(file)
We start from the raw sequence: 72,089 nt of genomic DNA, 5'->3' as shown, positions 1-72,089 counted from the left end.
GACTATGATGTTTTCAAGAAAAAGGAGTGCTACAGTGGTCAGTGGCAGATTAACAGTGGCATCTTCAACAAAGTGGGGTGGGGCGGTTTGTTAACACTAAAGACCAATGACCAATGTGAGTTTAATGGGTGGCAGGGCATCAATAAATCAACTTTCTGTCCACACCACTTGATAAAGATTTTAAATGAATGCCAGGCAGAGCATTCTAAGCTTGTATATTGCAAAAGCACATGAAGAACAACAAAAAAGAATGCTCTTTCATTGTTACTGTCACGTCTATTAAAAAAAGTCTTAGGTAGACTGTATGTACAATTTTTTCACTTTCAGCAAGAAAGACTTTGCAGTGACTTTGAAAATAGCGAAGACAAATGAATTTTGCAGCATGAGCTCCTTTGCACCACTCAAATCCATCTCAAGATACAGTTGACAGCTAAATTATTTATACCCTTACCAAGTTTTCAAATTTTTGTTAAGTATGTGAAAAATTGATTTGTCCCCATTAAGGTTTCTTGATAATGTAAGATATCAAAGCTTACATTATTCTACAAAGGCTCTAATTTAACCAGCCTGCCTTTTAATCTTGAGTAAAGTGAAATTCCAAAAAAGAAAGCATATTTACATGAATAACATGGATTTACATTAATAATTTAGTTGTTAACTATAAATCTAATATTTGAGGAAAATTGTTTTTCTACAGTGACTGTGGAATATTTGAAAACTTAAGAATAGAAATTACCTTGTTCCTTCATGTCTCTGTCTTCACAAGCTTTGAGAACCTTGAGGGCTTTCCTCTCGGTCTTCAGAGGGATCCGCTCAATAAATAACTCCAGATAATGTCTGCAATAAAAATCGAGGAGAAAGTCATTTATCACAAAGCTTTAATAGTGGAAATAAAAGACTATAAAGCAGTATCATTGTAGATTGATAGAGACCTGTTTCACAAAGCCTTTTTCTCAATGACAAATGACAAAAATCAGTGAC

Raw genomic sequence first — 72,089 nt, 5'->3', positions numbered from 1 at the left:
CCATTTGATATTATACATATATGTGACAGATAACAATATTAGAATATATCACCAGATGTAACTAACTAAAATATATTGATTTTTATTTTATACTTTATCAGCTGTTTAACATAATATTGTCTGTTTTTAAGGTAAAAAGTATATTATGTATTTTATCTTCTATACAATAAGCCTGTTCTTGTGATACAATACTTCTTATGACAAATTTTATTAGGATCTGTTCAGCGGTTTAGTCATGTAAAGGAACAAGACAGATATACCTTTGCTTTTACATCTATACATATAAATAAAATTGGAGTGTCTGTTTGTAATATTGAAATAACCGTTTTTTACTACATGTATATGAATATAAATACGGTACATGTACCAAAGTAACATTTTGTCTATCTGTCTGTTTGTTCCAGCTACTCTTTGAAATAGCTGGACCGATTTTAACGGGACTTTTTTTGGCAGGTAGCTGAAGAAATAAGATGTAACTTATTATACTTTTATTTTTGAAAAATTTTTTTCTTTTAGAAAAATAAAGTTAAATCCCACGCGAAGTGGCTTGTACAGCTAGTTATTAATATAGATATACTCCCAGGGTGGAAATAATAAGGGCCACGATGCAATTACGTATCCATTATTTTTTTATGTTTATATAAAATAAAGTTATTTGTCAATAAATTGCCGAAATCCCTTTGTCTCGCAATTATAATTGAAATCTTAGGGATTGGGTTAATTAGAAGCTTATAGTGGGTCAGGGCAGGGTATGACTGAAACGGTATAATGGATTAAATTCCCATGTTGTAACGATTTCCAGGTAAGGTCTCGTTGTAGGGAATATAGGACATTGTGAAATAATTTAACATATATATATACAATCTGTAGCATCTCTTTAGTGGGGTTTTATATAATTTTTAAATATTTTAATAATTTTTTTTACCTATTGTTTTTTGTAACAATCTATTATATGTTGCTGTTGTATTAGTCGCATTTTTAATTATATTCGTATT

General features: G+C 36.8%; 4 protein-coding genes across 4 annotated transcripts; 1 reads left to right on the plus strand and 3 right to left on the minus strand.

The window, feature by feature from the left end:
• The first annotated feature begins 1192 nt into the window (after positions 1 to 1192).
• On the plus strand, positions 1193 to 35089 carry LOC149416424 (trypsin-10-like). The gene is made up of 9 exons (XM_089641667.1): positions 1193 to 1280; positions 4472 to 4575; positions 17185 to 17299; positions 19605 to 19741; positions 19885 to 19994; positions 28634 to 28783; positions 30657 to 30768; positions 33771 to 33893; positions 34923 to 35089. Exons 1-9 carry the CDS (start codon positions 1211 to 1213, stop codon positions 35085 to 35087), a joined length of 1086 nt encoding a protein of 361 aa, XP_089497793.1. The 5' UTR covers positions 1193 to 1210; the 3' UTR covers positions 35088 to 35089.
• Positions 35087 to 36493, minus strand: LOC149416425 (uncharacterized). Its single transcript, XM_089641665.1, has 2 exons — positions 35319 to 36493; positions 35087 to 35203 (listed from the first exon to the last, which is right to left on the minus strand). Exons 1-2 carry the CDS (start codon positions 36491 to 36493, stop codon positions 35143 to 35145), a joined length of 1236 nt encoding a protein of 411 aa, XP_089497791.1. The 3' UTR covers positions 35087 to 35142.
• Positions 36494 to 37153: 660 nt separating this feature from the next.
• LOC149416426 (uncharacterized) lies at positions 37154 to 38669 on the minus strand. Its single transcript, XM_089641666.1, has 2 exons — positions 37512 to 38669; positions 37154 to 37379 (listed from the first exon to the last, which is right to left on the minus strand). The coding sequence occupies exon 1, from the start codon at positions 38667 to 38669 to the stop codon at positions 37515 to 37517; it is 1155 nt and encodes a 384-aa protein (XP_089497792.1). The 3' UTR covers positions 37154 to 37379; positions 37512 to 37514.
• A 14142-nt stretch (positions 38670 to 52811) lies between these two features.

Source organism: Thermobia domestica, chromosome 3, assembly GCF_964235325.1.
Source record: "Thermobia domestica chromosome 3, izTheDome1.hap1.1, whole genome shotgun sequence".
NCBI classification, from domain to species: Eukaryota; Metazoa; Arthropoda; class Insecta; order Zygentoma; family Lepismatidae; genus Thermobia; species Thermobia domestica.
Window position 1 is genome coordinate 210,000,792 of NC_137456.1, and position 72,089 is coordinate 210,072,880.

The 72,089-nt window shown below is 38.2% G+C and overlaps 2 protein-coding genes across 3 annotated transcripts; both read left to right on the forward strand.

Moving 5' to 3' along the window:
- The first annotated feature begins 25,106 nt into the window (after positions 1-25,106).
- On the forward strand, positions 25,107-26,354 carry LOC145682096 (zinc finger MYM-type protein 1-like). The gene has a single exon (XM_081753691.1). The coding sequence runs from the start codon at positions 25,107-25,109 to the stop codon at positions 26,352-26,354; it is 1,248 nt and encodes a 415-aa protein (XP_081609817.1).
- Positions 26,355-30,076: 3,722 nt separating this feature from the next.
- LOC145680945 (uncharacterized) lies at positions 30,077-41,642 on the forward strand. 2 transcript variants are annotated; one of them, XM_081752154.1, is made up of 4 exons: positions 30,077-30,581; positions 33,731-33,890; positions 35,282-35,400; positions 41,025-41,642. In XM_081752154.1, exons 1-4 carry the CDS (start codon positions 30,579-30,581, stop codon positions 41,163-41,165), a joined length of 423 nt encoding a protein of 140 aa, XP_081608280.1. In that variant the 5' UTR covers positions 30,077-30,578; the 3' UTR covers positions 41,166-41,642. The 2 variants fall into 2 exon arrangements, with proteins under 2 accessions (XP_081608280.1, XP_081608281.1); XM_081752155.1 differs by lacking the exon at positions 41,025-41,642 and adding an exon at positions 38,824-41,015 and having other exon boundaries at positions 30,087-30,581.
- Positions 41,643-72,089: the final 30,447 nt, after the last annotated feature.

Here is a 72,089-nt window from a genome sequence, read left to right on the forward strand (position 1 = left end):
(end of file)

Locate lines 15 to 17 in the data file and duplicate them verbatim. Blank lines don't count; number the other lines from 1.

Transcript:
NCBI classification, from domain to species: Eukaryota; Metazoa; Arthropoda; class Insecta; order Zygentoma; family Lepismatidae; genus Thermobia; species Thermobia domestica.
Window position 1 is genome coordinate 210,000,792 of NC_137456.1, and position 72,089 is coordinate 210,072,880.

The 72,089-nt window shown below is 38.2% G+C and overlaps 2 protein-coding genes across 3 annotated transcripts; both read left to right on the forward strand.